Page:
Therefore, esure has acted in accordance with their terms and conditions by basing their valuations on research from the motor trade guides. These terms were agreed upon when Miss x entered into a contract with esure and unfortunately, I can’t say the terms aren’t clear.

 

Additionally, at the Financial Ombudsman Service, we are set guidelines which mean we use a similar approach. We input the details of a vehicle into the online guides: Glass’s, CAP, Cazana and Parkers and use them to determine a fair valuation of the vehicle.

 

This is a set approach which has been confirmed by the regulator, the Financial Conduct Authority (FCA). And we must keep this approach consistent in fairness to other businesses and consumers who experience similar circumstances.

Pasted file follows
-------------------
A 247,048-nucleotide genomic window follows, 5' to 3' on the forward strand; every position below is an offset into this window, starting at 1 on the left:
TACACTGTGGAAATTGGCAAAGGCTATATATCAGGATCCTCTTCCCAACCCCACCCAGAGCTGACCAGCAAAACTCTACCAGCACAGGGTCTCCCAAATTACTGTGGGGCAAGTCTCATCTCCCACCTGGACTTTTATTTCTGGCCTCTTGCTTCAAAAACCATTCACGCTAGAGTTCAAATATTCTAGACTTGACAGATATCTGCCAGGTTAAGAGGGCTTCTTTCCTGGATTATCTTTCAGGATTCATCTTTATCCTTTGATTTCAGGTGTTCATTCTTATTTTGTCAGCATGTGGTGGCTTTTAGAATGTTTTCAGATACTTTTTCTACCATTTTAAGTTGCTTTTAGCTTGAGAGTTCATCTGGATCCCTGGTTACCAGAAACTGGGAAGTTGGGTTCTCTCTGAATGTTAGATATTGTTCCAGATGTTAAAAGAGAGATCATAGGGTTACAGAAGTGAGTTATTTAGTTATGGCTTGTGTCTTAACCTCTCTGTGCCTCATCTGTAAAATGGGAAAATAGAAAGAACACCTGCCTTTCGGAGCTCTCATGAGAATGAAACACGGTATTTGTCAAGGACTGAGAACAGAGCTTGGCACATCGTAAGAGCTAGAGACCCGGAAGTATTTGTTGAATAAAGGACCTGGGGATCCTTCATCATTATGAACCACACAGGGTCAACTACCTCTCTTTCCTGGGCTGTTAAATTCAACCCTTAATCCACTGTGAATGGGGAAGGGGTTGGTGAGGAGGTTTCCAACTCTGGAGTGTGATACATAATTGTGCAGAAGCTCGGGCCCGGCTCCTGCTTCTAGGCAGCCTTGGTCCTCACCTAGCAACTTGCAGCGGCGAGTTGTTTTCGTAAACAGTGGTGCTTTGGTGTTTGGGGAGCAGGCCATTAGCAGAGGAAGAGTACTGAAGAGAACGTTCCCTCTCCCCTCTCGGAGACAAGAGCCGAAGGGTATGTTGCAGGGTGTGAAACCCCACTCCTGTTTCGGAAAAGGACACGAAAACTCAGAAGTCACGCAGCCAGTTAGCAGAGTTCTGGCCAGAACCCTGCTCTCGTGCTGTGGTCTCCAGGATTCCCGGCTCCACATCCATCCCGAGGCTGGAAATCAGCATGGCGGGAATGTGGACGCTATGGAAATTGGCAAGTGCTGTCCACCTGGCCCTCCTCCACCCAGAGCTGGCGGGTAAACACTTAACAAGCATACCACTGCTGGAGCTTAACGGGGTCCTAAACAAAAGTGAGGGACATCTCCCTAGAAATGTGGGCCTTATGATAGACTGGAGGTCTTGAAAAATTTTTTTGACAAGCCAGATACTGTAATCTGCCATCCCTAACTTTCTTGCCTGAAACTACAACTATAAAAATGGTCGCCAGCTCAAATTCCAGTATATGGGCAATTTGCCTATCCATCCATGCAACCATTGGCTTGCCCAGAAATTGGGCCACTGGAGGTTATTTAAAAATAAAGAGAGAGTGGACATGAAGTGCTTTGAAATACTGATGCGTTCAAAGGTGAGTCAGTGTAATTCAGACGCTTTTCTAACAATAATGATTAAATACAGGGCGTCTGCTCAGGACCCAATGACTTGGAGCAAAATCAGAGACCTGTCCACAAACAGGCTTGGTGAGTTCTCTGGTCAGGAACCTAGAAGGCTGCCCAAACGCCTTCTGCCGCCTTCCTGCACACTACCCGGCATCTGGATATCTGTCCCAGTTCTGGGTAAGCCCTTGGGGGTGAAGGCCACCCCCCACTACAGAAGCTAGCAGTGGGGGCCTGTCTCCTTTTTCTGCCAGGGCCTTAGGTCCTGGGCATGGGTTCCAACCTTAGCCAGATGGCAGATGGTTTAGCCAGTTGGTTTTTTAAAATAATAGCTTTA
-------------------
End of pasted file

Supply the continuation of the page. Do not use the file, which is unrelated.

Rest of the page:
If we’re provided with other evidence of a vehicle’s valuation, such as the opinion of another expert engineer, then we also take this into account when assessing if a business has acted fairly.

 

I’ve checked the motor trade guides myself, and the values I can see for Miss x vehicle were:

 

  • Glass’s: £4,750
  • CAP: £4,100
  • Cazana: £4,260
  • Parkers: £3,855

 

Looking at the values above I can see the average calculation reached by esure of £4,184 is within the motor guide range we would say is fair.

 

Miss x wasn’t happy with the guides, as she found several vehicles advertised on Auto Trader where the price was listed higher than what esure had offered. I understand these adverts were based on vehicles of a similar make, model and age to what Miss x had, so she felt the settlement should’ve been higher in order to replace her vehicle for something equivalent.